Big Questions For Sadiq

14 Sep 2016

Today is one of the 10 yearly Mayor’s Question Times when Assembly Members get to put questions to the mayor in order to maintain their role of scrutiny and oversight of his actions. With the amount that has happened in the last few weeks with the Garden Bridge it’s an important one for Sadiq, but he has history of ducking any real answers in favour of somewhat meaningless slogans and shifting responsibility onto other parties. Today he has the chance to act like a mayor.

Throughout his campaign and since becoming mayor Sadiq has singularly refused to meet any of the opponents of the Garden Bridge or the local community who will be so affected by the development. Under his watch the Garden Bridge has escelated in cost, had funders withdraw, have serious questions asked across the media – and yet he still refuses any responsibility, hasn’t shown any leadership and shamefully has not initiated the mayoral investigation he claimed had begun.


Talk is cheap, and Sadiq has done a lot of talking and has a tendency to promise the sky when all he offers is slogans and photo opportunities. His promises of a transparent and open regime are now realised as having semantically shifted; he appears to be anything but. With apparent ease at breaking his election promises he has broken countless Garden Bridge promises; to halt the development, to use the money to pedestrianise Oxford Street, to have a full independent inquiry, to throw light on the finances and murky workings of the Garden Bridge Trust. But he has done none of these. None.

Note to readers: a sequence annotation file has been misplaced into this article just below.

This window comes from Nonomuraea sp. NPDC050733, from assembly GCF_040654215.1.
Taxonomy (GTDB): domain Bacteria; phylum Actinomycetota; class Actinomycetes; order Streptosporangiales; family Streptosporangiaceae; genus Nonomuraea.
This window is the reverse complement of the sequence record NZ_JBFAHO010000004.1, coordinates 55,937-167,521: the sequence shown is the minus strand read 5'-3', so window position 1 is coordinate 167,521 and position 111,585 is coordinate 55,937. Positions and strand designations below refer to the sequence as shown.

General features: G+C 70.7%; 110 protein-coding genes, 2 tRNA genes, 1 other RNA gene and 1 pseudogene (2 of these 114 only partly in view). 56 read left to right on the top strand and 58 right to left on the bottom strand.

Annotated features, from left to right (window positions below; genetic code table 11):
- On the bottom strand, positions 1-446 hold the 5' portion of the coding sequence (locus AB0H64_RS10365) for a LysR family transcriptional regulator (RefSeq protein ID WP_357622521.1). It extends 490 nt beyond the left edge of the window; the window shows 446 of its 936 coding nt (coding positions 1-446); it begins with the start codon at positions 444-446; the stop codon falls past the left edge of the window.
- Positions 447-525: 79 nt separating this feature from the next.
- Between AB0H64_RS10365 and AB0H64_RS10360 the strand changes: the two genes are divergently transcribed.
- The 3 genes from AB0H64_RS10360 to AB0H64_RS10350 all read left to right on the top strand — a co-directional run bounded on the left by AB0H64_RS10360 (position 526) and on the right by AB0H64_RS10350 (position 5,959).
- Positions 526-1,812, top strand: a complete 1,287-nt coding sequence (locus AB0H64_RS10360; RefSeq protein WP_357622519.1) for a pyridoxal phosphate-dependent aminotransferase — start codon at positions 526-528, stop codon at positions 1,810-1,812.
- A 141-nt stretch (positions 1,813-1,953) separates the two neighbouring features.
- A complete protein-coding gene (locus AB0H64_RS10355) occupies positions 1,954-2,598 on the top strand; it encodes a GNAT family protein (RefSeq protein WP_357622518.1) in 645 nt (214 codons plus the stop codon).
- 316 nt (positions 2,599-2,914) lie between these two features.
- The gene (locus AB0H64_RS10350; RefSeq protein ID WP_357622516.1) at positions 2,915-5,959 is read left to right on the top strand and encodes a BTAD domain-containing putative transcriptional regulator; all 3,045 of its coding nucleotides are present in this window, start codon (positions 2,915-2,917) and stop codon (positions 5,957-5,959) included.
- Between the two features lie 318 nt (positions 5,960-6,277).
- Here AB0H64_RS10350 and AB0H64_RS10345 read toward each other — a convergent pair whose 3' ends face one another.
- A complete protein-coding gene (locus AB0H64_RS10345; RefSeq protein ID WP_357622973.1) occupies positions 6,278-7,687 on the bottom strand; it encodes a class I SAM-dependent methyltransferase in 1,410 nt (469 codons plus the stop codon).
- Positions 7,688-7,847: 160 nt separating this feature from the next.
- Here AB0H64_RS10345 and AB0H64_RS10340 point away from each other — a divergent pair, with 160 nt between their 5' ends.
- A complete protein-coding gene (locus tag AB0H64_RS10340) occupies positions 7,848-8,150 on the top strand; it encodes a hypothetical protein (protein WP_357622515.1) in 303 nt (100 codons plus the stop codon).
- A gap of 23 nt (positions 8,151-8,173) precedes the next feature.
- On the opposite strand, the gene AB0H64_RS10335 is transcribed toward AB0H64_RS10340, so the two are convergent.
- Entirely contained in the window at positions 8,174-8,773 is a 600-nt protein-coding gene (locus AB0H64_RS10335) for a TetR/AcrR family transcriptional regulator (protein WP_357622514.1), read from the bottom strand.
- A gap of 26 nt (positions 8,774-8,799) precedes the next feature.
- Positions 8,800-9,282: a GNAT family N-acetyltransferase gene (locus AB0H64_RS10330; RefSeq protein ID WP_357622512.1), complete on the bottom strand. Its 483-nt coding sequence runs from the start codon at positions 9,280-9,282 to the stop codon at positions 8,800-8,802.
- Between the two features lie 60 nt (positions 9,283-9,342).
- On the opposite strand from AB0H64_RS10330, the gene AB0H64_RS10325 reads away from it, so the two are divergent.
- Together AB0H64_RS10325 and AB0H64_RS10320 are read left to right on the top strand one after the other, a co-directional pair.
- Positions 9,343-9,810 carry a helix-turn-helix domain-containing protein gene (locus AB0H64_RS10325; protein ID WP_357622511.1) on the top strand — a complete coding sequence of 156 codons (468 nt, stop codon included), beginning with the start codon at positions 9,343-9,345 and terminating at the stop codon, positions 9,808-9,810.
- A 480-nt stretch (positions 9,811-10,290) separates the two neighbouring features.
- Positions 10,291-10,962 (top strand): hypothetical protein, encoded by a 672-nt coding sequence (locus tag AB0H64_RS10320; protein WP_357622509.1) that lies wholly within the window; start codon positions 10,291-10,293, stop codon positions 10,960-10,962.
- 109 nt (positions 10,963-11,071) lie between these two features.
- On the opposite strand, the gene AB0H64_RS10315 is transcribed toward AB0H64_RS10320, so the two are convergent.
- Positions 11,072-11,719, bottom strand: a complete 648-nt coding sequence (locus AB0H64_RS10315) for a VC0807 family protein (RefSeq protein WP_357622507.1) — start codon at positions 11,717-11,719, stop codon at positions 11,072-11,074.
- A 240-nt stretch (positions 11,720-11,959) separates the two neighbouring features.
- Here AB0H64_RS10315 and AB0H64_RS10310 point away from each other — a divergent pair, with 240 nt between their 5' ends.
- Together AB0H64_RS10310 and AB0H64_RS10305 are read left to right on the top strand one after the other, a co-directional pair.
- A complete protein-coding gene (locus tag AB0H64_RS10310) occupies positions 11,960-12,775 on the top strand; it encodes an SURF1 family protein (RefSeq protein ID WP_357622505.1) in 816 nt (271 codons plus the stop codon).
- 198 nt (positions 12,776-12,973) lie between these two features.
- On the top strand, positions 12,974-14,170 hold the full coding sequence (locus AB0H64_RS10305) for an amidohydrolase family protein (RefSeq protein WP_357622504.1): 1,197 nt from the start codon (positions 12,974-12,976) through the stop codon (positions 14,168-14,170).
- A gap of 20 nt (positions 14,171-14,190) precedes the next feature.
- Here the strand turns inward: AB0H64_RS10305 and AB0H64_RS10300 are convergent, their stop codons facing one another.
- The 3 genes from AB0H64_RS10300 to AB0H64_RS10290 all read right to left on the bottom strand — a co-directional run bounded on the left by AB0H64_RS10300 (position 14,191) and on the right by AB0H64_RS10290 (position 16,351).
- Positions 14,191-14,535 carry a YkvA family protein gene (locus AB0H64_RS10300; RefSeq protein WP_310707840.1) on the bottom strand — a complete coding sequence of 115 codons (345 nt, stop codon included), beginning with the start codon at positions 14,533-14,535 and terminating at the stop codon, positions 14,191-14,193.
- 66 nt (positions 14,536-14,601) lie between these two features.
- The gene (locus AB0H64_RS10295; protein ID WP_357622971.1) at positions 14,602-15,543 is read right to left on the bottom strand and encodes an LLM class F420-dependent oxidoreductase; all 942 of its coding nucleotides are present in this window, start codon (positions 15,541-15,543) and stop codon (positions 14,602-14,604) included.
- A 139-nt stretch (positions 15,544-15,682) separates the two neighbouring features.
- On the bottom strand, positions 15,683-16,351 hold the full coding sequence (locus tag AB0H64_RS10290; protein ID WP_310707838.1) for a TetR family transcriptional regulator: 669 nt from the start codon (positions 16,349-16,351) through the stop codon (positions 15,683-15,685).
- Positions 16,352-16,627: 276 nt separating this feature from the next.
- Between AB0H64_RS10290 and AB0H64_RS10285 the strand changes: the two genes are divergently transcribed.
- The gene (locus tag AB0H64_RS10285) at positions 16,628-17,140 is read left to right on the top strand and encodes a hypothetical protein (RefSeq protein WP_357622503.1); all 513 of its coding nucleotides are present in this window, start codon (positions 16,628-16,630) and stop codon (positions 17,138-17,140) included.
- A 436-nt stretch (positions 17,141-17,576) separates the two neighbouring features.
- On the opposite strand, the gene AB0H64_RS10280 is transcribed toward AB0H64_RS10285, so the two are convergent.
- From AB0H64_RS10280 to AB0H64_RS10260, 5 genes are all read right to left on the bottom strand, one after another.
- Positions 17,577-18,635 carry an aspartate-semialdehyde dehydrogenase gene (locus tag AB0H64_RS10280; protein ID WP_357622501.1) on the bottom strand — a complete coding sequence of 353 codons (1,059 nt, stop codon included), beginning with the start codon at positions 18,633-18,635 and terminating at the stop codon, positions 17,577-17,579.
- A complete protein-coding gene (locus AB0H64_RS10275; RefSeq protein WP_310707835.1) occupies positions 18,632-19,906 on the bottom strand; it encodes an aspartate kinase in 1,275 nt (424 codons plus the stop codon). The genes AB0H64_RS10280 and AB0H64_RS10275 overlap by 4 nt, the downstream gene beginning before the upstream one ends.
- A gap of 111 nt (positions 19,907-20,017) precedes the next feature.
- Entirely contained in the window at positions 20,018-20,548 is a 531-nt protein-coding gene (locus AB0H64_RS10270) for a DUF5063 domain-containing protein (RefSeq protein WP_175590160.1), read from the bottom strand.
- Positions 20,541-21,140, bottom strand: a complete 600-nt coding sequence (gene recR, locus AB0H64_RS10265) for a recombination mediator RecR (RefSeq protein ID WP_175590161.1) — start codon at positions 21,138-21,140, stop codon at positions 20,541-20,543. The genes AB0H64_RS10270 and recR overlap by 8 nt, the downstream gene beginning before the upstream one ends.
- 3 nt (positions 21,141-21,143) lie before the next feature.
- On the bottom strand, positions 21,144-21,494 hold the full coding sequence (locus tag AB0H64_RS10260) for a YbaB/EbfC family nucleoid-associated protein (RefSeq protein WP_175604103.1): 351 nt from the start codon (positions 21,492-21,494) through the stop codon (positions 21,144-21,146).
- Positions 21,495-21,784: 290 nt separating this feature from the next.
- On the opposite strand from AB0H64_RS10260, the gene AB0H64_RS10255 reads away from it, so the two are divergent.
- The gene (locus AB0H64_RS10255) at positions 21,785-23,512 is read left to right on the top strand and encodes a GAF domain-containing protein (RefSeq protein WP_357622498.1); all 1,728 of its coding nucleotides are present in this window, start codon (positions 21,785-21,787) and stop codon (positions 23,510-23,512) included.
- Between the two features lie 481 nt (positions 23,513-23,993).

The Garden Bridge doesn't represent value for money. I'd put the money towards pedestrianising Oxford St. Via @FT

— Sadiq Khan (@SadiqKhan) October 5, 2015


It appears that his hugely promised thorough investigation into the Garden Bridge and its procurement, which he called for during his election and has stated as being in process, isn’t happening! He had delegated responsibility to David Bellamy, his Chief of Staff, but with none of the experts, opponents, local residents or politicians who know the project so profoundly having been approached it is now believed that he has has shelved the promised inquiry in stupid hope questions simply disappear.

Well, Sadiq, they won’t. Every day that you delay with acting like a mayor the questions grow and the Garden Bridge costs go up. Until you take control, fulfill your promises and STOP the Garden Bridge the public risk, damage to democratic process and your reputation all suffer.



Will Hurst, Managing Editor and journalist at The Architects’ Journal, has been doggedly uncovering information about the Garden Bridge since before the fixed procurement. In these following paragraphs, first published here in the AJ, he calls on “shameful” Sadiq to urgently fix his many broken promises:

“Having pledged shortly after his election to ‘let the sunshine in’ on TfL’s murky Garden Bridge procurement, London Mayor Sadiq Khan is showing no sign of launching the real investigation he promised, says Will Hurst.”

“Back then, Khan was pledging to scrap the Heatherwick Studio-designed project, calling it ‘another of Boris Johnson’s white elephants’ which did not provide public value for money. A year ago, while campaigning to be mayor of London, Sadiq Khan called for a ‘proper investigation’ into the procurement of the Garden Bridge following revelations made by the AJ.”